TORONTO -- An Ontario man who went to pick-up a rental car and noticed it has been broken into said the company told him he could be on the hook for $1,000 when he reported the damage.

Toronto man Rares Pateanu said he tried to rent a vehicle on Saturday from car-sharing company Zipcar so he could pick up groceries at Costco.

The 65-year-old said when he went to get the car from an underground parking garage, he noticed one window was broken and that wires were exposed under the steering wheel. 

"I put two-and-two together and realized this is a break-in," Pateanu told CTV News Toronto on Monday. "It looked like they tried to wire the car somehow, but clearly they didn’t succeed."

He said he immediately called Zipcar to report the damage and that’s when they notified him his account would be suspended. 

"They were treating me like I’m responsible for this break-in,” he said. “Why would I want to break into a car that I paid for and have the key for?"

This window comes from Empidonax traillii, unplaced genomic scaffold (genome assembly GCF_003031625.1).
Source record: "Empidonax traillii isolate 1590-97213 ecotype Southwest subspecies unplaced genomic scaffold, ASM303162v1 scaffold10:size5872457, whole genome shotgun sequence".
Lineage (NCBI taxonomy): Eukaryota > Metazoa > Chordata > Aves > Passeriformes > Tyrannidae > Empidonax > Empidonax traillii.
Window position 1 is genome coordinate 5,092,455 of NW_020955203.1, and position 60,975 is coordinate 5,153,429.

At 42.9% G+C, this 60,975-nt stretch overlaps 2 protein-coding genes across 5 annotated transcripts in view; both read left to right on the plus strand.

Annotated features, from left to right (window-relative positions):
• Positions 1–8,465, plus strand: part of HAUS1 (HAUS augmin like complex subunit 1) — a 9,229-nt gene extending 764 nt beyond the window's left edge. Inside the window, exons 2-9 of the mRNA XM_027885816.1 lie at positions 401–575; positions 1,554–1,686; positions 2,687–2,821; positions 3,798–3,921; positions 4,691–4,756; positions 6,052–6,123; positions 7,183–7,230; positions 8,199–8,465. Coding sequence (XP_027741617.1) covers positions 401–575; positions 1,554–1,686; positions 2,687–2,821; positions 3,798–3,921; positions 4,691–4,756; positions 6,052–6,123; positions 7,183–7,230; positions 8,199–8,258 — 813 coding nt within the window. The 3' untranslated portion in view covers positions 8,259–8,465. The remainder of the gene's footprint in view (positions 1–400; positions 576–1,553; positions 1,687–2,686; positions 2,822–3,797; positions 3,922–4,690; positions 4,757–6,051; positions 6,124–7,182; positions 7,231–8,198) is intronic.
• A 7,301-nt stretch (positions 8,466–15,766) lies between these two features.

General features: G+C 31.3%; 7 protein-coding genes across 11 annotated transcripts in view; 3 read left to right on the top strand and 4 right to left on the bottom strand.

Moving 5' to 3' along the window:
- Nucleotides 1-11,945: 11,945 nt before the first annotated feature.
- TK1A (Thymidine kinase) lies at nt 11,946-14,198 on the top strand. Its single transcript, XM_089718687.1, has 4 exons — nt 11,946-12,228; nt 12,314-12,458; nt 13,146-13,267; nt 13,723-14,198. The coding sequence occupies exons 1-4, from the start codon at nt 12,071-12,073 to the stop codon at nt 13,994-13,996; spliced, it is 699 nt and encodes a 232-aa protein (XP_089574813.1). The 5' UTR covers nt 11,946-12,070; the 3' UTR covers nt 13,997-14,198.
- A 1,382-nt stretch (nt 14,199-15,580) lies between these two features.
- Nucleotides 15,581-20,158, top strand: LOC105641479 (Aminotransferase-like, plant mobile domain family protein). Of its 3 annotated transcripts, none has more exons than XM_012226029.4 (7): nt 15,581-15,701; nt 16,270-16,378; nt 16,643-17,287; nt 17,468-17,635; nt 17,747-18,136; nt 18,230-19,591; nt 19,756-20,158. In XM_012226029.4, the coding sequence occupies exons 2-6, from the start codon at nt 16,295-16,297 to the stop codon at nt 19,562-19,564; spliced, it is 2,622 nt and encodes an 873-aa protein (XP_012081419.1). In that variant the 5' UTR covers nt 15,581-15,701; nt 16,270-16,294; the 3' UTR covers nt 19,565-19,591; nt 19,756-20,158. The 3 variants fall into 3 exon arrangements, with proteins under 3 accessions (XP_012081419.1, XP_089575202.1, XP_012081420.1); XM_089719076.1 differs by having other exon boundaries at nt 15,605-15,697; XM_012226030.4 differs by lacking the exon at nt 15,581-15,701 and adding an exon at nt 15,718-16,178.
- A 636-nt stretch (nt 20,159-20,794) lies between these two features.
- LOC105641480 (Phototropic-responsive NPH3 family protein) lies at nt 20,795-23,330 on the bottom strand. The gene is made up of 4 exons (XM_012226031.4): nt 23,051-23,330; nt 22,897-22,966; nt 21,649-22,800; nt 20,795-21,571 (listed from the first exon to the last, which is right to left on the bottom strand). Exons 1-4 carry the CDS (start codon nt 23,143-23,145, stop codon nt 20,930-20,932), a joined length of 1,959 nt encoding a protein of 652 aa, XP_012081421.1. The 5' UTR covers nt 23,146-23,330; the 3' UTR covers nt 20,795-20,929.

He said he was told to submit photos of the damage and that the company would be in touch.

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When he got home, he said he received an e-mail from Zipcar notifying him he could be liable for the first $1,000 in damages. 

He said he was told his account would also remain suspended for several weeks while they investigated. 

"Telling me I might be liable for $1,000 is hugely insensitive and very lousy customer service," Pateanu said. 

He also was not reimbursed for the $40 it cost him to rent the car in the first place. 

"The circumstances here were blinding obvious," he said. "There was no reasonableness anywhere in the process."

When CTV News Toronto contacted Zipcar on Monday to ask about the situation, they immediately reached out to Pateanu to apologize.

Zipcar reactivated his membership, reimbursed him the rental fees and added $125 of credit to his account.

The company also told CTV News Toronto they would "learn from this incident and work to improve the experience for all members moving forward."

Pateanu said he's satisfied with the resolution, but said it "shouldn't take the intervention of a major news organization to be treated fairly."

"But eventually they did the right thing."